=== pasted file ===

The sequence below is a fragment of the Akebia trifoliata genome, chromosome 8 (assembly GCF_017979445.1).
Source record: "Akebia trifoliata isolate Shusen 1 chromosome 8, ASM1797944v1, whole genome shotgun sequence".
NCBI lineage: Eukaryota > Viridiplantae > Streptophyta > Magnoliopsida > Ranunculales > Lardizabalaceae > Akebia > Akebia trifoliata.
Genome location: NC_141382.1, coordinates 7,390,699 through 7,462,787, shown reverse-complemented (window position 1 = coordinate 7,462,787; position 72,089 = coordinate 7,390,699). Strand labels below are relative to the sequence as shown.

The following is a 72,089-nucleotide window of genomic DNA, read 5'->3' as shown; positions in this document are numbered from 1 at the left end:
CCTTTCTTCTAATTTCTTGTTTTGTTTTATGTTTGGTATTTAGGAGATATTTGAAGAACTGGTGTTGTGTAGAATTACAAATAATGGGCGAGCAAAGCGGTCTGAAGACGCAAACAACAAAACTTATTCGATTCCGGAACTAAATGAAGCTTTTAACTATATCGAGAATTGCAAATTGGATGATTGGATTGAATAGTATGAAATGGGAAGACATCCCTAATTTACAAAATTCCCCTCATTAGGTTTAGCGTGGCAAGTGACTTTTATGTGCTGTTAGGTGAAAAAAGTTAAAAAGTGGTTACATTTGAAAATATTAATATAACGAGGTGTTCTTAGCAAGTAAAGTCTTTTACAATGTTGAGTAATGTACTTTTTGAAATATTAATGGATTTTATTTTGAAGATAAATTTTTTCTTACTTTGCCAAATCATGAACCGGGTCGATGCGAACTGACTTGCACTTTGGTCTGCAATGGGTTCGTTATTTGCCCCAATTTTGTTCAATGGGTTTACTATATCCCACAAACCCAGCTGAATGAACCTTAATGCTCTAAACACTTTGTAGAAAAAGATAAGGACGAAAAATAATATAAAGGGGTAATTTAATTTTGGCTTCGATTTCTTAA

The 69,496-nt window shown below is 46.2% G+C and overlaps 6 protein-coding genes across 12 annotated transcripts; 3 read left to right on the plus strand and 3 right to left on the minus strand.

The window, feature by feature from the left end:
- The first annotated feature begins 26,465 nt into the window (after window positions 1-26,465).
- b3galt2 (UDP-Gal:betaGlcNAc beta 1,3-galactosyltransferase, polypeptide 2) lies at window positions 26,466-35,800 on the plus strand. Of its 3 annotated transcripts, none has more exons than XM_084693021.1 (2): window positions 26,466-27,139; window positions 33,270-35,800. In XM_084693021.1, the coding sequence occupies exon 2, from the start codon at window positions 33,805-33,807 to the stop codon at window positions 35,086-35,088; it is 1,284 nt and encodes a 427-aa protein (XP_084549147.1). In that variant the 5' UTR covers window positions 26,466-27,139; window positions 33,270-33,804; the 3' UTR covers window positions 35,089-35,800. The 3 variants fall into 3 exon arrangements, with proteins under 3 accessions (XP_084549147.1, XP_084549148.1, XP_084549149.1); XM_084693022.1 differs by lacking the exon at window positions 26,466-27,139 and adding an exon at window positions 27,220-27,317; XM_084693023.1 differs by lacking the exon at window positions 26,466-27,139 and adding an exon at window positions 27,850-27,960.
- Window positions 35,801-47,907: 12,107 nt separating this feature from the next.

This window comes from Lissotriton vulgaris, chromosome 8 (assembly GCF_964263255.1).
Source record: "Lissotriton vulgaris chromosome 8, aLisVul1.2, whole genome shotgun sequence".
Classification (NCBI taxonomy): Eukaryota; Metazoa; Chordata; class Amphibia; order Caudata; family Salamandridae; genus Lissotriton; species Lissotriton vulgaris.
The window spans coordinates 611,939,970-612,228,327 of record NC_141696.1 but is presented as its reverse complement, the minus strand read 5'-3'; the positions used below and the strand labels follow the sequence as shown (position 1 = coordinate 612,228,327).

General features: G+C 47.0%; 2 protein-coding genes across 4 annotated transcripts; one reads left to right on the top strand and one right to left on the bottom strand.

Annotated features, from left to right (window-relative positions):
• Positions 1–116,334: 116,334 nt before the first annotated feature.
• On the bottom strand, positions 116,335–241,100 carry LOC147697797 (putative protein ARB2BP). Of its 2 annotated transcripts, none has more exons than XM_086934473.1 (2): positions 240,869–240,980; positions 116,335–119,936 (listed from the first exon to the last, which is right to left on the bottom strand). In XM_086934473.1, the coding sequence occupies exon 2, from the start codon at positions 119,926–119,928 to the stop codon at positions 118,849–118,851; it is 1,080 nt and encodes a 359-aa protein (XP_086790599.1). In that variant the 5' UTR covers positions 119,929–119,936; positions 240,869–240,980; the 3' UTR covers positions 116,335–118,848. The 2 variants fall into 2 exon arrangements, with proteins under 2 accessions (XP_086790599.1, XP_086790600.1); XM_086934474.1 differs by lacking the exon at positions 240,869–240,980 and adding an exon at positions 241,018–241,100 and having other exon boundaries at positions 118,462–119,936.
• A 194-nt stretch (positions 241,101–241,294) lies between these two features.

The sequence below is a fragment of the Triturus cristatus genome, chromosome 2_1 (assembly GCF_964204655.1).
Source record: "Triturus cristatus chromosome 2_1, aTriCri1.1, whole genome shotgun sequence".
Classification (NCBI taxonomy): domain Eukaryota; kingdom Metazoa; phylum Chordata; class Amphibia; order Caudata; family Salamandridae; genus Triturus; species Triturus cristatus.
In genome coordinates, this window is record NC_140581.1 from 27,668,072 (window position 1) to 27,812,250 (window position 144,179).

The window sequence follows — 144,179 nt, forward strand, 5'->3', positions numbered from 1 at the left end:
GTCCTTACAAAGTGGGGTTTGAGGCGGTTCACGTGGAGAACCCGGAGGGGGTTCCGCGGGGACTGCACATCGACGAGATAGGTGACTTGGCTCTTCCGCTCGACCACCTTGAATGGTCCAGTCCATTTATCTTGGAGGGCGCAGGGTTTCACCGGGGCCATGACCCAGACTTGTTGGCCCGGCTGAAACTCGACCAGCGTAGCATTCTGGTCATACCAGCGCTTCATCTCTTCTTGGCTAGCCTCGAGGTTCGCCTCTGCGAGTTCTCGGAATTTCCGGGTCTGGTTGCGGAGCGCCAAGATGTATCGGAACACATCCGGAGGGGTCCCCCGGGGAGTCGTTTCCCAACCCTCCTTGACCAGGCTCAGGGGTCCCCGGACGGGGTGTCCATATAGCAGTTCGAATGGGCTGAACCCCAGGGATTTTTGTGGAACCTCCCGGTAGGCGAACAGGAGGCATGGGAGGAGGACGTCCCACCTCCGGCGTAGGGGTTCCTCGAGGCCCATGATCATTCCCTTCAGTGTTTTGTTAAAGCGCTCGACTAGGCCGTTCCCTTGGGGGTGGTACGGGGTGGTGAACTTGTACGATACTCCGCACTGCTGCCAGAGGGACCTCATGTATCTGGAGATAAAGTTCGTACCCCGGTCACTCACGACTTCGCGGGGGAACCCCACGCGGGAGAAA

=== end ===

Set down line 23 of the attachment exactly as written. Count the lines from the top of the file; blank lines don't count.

Classification (NCBI taxonomy): domain Eukaryota; kingdom Metazoa; phylum Chordata; class Amphibia; order Caudata; family Salamandridae; genus Triturus; species Triturus cristatus.